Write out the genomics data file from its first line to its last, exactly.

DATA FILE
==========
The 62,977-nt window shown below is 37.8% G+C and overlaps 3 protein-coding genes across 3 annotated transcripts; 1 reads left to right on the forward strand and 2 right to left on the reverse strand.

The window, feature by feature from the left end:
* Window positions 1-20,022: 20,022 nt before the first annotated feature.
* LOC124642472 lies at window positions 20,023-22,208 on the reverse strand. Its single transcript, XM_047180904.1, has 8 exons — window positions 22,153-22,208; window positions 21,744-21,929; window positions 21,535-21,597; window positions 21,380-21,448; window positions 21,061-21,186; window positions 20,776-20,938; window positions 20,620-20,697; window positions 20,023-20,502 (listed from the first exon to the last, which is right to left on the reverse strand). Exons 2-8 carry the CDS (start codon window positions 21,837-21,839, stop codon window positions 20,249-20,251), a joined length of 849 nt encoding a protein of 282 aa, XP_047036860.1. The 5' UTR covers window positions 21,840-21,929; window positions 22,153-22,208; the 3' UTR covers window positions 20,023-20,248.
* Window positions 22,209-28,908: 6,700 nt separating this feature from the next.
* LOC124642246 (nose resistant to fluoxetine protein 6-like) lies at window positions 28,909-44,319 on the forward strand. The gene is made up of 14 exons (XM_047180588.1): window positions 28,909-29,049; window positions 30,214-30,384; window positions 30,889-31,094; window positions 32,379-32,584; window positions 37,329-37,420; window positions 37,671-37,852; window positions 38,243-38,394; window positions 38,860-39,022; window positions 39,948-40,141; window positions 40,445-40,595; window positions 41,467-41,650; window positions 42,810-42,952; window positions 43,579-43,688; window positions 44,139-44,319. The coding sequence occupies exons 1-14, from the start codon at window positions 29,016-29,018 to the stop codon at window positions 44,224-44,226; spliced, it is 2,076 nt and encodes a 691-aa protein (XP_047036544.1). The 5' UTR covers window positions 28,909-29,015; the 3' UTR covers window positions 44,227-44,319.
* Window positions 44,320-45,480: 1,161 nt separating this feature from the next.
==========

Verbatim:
The 62,977-nt window shown below is 37.8% G+C and overlaps 3 protein-coding genes across 3 annotated transcripts; 1 reads left to right on the forward strand and 2 right to left on the reverse strand.

The window, feature by feature from the left end:
* Window positions 1-20,022: 20,022 nt before the first annotated feature.
* LOC124642472 lies at window positions 20,023-22,208 on the reverse strand. Its single transcript, XM_047180904.1, has 8 exons — window positions 22,153-22,208; window positions 21,744-21,929; window positions 21,535-21,597; window positions 21,380-21,448; window positions 21,061-21,186; window positions 20,776-20,938; window positions 20,620-20,697; window positions 20,023-20,502 (listed from the first exon to the last, which is right to left on the reverse strand). Exons 2-8 carry the CDS (start codon window positions 21,837-21,839, stop codon window positions 20,249-20,251), a joined length of 849 nt encoding a protein of 282 aa, XP_047036860.1. The 5' UTR covers window positions 21,840-21,929; window positions 22,153-22,208; the 3' UTR covers window positions 20,023-20,248.
* Window positions 22,209-28,908: 6,700 nt separating this feature from the next.
* LOC124642246 (nose resistant to fluoxetine protein 6-like) lies at window positions 28,909-44,319 on the forward strand. The gene is made up of 14 exons (XM_047180588.1): window positions 28,909-29,049; window positions 30,214-30,384; window positions 30,889-31,094; window positions 32,379-32,584; window positions 37,329-37,420; window positions 37,671-37,852; window positions 38,243-38,394; window positions 38,860-39,022; window positions 39,948-40,141; window positions 40,445-40,595; window positions 41,467-41,650; window positions 42,810-42,952; window positions 43,579-43,688; window positions 44,139-44,319. The coding sequence occupies exons 1-14, from the start codon at window positions 29,016-29,018 to the stop codon at window positions 44,224-44,226; spliced, it is 2,076 nt and encodes a 691-aa protein (XP_047036544.1). The 5' UTR covers window positions 28,909-29,015; the 3' UTR covers window positions 44,227-44,319.
* Window positions 44,320-45,480: 1,161 nt separating this feature from the next.